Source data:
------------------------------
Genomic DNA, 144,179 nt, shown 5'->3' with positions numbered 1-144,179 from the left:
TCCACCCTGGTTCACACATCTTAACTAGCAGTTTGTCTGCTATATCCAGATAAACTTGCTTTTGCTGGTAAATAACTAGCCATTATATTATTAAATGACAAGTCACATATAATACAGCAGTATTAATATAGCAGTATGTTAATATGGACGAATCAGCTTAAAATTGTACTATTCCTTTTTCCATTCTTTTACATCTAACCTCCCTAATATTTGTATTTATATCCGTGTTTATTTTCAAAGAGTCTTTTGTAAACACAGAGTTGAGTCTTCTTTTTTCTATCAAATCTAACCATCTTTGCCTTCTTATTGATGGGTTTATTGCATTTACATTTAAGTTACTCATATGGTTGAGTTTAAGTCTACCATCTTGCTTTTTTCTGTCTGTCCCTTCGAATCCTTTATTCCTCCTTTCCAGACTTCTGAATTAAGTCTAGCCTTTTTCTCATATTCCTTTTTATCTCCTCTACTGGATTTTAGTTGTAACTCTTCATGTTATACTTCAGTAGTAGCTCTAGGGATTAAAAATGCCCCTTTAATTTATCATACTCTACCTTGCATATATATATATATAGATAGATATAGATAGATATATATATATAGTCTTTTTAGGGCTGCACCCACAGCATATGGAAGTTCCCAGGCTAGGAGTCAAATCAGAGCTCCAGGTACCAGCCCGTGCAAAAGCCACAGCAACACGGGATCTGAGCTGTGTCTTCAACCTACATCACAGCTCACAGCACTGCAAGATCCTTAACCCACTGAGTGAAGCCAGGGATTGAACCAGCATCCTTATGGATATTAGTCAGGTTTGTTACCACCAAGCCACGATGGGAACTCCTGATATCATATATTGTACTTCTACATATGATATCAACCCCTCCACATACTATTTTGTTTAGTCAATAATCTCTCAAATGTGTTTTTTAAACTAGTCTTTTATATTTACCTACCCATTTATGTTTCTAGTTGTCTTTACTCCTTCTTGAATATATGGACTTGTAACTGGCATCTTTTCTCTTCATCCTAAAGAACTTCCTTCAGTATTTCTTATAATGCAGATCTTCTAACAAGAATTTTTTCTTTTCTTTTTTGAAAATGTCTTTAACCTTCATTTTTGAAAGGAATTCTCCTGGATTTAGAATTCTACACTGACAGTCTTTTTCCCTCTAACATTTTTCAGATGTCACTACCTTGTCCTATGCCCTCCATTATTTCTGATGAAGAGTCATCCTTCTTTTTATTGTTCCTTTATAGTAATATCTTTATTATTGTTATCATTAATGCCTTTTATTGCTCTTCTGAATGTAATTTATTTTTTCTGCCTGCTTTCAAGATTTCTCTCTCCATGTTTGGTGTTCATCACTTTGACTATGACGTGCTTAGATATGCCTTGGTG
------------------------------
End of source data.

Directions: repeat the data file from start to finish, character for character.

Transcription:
Genomic DNA, 144,179 nt, shown 5'->3' with positions numbered 1-144,179 from the left:
TCCACCCTGGTTCACACATCTTAACTAGCAGTTTGTCTGCTATATCCAGATAAACTTGCTTTTGCTGGTAAATAACTAGCCATTATATTATTAAATGACAAGTCACATATAATACAGCAGTATTAATATAGCAGTATGTTAATATGGACGAATCAGCTTAAAATTGTACTATTCCTTTTTCCATTCTTTTACATCTAACCTCCCTAATATTTGTATTTATATCCGTGTTTATTTTCAAAGAGTCTTTTGTAAACACAGAGTTGAGTCTTCTTTTTTCTATCAAATCTAACCATCTTTGCCTTCTTATTGATGGGTTTATTGCATTTACATTTAAGTTACTCATATGGTTGAGTTTAAGTCTACCATCTTGCTTTTTTCTGTCTGTCCCTTCGAATCCTTTATTCCTCCTTTCCAGACTTCTGAATTAAGTCTAGCCTTTTTCTCATATTCCTTTTTATCTCCTCTACTGGATTTTAGTTGTAACTCTTCATGTTATACTTCAGTAGTAGCTCTAGGGATTAAAAATGCCCCTTTAATTTATCATACTCTACCTTGCATATATATATATATAGATAGATATAGATAGATATATATATATAGTCTTTTTAGGGCTGCACCCACAGCATATGGAAGTTCCCAGGCTAGGAGTCAAATCAGAGCTCCAGGTACCAGCCCGTGCAAAAGCCACAGCAACACGGGATCTGAGCTGTGTCTTCAACCTACATCACAGCTCACAGCACTGCAAGATCCTTAACCCACTGAGTGAAGCCAGGGATTGAACCAGCATCCTTATGGATATTAGTCAGGTTTGTTACCACCAAGCCACGATGGGAACTCCTGATATCATATATTGTACTTCTACATATGATATCAACCCCTCCACATACTATTTTGTTTAGTCAATAATCTCTCAAATGTGTTTTTTAAACTAGTCTTTTATATTTACCTACCCATTTATGTTTCTAGTTGTCTTTACTCCTTCTTGAATATATGGACTTGTAACTGGCATCTTTTCTCTTCATCCTAAAGAACTTCCTTCAGTATTTCTTATAATGCAGATCTTCTAACAAGAATTTTTTCTTTTCTTTTTTGAAAATGTCTTTAACCTTCATTTTTGAAAGGAATTCTCCTGGATTTAGAATTCTACACTGACAGTCTTTTTCCCTCTAACATTTTTCAGATGTCACTACCTTGTCCTATGCCCTCCATTATTTCTGATGAAGAGTCATCCTTCTTTTTATTGTTCCTTTATAGTAATATCTTTATTATTGTTATCATTAATGCCTTTTATTGCTCTTCTGAATGTAATTTATTTTTTCTGCCTGCTTTCAAGATTTCTCTCTCCATGTTTGGTGTTCATCACTTTGACTATGACGTGCTTAGATATGCCTTGGTG